In recent times, the narrative around artificial intelligence (AI) has been dominated by the emergence of large language models (LLMs) like ChatGPT and Bard. These sophisticated systems primarily operate from centralized cloud providers. Even though they might be accessed via APIs, making them seem embedded within other applications, their actual processing occurs in the cloud at the centralized server’s location.
For many applications, centralized processing isn’t an issue. For instance, using ChatGPT to understand a new technological domain offers quick and insightful responses. However, this centralized approach doesn’t fit all scenarios. In many cases, AI needs to be closer to the end user for optimal performance. In sectors like manufacturing, this could mean having the AI operate directly at the manufacturing facility or warehouse. For certain devices, the AI might even need to run on the device itself.
I encountered one of the drawbacks of centralized AI recently when I was trying to use my Amazon Echo portable speaker while I was out by the pool. The problem was that I was not within WiFi range, and so any commands that I gave to Alexa were met with an “I can’t connect to the Internet” message. I couldn’t even make it pair with phone over Bluetooth without being connected to the Internet.
A similar problem happened recently in San Francisco, when 10 driverless taxis stalled due to wireless bandwidth issues. It resulted in backed up traffic, causing gridlock for several blocks. You’ve probably been at a concert or sporting event when everyone was trying to use their smart phone. The Internet bandwidth pretty much grinds to a halt. If any AI process was relying on that bandwidth, it would not work.
Moving Compute Power Closer to Workloads
Companies are recognizing the limitations of centralized AI and are leveraging advances in networking, algorithms, and edge computing to run AI workloads closer to where they’re most needed. This shift is driven by the high computing demands of AI, which have traditionally been met by large data-center facilities.
Emerging systems that distribute these workloads across interconnected computers offer potential benefits, including reduced costs and decreased latency. This approach, known as decentralized clouds or distributed data centers, often integrates with the Internet of Things (IoT) and edge computing.
Take DHL Supply Chain as an example. They use a decentralized cloud system for AI-powered computer-vision applications in their warehouses, allowing their robots to efficiently identify and handle packages without relying on an external cloud provider. Similarly, Estes Express Lines uses a decentralized system for AI-enabled vision software in truck-mounted cameras, alerting drivers to road hazards in real-time.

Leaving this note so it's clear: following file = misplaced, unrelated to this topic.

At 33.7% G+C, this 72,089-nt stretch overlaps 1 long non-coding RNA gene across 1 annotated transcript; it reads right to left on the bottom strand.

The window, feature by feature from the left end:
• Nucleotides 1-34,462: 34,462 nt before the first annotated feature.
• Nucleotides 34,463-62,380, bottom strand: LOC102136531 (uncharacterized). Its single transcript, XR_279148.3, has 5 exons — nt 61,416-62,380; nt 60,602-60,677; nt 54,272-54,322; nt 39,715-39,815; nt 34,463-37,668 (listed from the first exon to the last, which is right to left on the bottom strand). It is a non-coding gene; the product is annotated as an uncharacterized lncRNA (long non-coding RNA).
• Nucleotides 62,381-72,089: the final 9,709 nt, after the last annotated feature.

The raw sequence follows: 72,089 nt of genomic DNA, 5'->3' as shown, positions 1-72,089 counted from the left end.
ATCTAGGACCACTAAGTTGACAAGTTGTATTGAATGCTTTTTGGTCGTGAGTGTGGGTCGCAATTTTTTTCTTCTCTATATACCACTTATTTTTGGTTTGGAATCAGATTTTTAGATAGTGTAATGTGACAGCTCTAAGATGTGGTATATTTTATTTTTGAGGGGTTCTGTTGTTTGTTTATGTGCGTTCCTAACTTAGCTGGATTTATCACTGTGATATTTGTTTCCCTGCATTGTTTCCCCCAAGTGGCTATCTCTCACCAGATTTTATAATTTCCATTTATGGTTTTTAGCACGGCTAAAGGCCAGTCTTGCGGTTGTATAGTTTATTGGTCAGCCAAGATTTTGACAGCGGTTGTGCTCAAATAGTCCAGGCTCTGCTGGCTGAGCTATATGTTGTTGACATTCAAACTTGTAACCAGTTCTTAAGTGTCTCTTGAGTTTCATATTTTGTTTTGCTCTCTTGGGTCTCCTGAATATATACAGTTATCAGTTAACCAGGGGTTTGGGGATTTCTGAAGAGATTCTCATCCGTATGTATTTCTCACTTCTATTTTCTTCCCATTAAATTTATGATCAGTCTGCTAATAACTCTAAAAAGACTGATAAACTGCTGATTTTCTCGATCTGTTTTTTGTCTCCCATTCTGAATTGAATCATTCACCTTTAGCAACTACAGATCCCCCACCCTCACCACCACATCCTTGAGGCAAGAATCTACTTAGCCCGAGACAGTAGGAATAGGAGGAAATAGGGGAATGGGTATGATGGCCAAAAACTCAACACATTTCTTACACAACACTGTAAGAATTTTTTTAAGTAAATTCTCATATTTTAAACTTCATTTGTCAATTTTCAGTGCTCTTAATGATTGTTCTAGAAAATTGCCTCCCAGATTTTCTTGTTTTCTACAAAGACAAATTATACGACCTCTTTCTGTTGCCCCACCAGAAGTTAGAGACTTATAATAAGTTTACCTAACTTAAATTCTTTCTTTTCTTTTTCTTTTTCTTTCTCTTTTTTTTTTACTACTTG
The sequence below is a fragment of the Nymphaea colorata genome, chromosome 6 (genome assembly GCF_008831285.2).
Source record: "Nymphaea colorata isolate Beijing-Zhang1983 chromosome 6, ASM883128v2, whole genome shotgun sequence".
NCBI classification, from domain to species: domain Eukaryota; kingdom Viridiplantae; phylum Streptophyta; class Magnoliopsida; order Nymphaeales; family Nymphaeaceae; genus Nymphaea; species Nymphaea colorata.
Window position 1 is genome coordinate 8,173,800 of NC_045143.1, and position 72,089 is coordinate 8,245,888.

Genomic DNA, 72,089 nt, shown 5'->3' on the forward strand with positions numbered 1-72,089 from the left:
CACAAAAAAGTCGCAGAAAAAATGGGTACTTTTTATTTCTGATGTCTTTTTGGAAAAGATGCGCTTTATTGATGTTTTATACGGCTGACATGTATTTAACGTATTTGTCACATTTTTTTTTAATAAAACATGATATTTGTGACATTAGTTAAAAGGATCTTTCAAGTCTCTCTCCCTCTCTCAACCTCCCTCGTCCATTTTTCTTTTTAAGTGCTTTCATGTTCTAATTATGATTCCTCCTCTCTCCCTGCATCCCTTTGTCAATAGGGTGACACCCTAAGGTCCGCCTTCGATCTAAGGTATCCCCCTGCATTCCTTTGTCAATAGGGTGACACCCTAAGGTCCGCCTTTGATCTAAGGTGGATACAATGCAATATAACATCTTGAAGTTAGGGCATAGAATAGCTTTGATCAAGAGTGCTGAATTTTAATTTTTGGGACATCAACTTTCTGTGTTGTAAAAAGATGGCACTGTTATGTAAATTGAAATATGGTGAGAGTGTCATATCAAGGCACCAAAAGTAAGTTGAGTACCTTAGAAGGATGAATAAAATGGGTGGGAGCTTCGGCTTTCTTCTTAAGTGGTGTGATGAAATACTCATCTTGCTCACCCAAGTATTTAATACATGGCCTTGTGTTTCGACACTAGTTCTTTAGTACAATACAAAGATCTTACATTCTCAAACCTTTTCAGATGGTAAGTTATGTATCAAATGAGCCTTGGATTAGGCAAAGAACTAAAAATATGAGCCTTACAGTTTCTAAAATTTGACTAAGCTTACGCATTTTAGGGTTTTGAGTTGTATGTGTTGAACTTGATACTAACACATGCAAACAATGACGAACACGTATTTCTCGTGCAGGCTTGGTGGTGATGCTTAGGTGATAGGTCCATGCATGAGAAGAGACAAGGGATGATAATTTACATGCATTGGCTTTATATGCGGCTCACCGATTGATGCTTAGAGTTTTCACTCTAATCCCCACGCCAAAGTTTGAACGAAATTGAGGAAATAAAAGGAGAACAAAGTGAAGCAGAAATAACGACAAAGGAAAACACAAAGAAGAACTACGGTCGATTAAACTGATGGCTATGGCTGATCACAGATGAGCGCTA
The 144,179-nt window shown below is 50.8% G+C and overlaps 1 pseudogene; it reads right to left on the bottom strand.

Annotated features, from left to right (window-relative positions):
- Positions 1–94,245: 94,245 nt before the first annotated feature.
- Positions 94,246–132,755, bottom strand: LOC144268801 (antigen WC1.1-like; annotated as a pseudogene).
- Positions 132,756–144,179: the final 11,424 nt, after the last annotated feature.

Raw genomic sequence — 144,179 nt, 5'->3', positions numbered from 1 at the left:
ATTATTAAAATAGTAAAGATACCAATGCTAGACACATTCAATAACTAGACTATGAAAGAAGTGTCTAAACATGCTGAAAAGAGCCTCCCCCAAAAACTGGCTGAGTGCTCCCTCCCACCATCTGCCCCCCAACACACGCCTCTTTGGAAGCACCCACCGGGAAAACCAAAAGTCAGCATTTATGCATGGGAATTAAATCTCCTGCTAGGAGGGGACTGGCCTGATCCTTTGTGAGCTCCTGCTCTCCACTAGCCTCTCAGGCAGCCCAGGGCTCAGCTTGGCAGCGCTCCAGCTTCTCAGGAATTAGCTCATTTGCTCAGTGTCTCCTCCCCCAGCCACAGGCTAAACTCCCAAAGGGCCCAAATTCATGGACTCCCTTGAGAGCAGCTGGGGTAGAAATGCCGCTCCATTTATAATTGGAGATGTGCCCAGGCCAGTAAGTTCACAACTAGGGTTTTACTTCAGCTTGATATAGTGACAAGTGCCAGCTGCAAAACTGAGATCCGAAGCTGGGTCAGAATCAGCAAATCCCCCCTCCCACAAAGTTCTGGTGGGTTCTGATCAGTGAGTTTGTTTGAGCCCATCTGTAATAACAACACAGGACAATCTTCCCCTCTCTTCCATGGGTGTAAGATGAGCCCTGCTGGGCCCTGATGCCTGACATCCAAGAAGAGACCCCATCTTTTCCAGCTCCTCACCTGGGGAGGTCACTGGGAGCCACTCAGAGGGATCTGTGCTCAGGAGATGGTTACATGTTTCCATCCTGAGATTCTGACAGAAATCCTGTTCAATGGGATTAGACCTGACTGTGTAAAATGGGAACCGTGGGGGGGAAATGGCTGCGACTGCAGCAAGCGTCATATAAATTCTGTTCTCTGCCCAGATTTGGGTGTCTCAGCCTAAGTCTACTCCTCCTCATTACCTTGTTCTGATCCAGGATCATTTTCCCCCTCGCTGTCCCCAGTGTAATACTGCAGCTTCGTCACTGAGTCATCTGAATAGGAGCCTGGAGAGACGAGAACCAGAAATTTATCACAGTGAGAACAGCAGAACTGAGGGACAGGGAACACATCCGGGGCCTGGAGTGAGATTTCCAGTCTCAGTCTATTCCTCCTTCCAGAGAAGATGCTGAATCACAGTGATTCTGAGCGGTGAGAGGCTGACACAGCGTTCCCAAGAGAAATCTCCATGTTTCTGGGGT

From a manufacturing perspective, the move to edge AI is not just about efficiency but also about resilience. As the CIO of a manufacturing organization, I’ve witnessed firsthand the challenges of relying solely on centralized cloud servers. While we’ve managed to establish reliable internet connections for our facilities, there are times when we face connectivity issues. An over-reliance on centralized cloud servers can lead to halted production or shipping delays during these disruptions.
To mitigate these risks, we’ve invested in edge computing resources. While they don’t replace every cloud function, they ensure continuity in operations during internet service disruptions. Moreover, certain functions, like real-time defect detection in manufacturing, demand instantaneous processing and low latency. Centralized AI applications might struggle to meet these requirements, but edge AI can deliver.
Navigating the shift of AI to the edge comes with its own set of financial considerations. On the upfront side, there’s a tangible investment in specialized edge devices equipped to handle AI tasks. Maintenance expenses could go up, especially when devices are stationed in more remote locations. Additionally, adapting AI models for these devices could require some additional software development.
There could also be some reduced costs to offset those increases. By reducing dependency on cloud services, there’s a noticeable drop in associated costs; and processing data locally means less data shuttling to and from the cloud, which can ease bandwidth expenses.
As the volume of data and the need for real-time processing continue to grow, the shift from centralized AI to edge AI is becoming more pronounced. For industries like manufacturing, where every second counts and disruptions can be costly, edge AI offers a promising solution to maintain efficiency and resilience.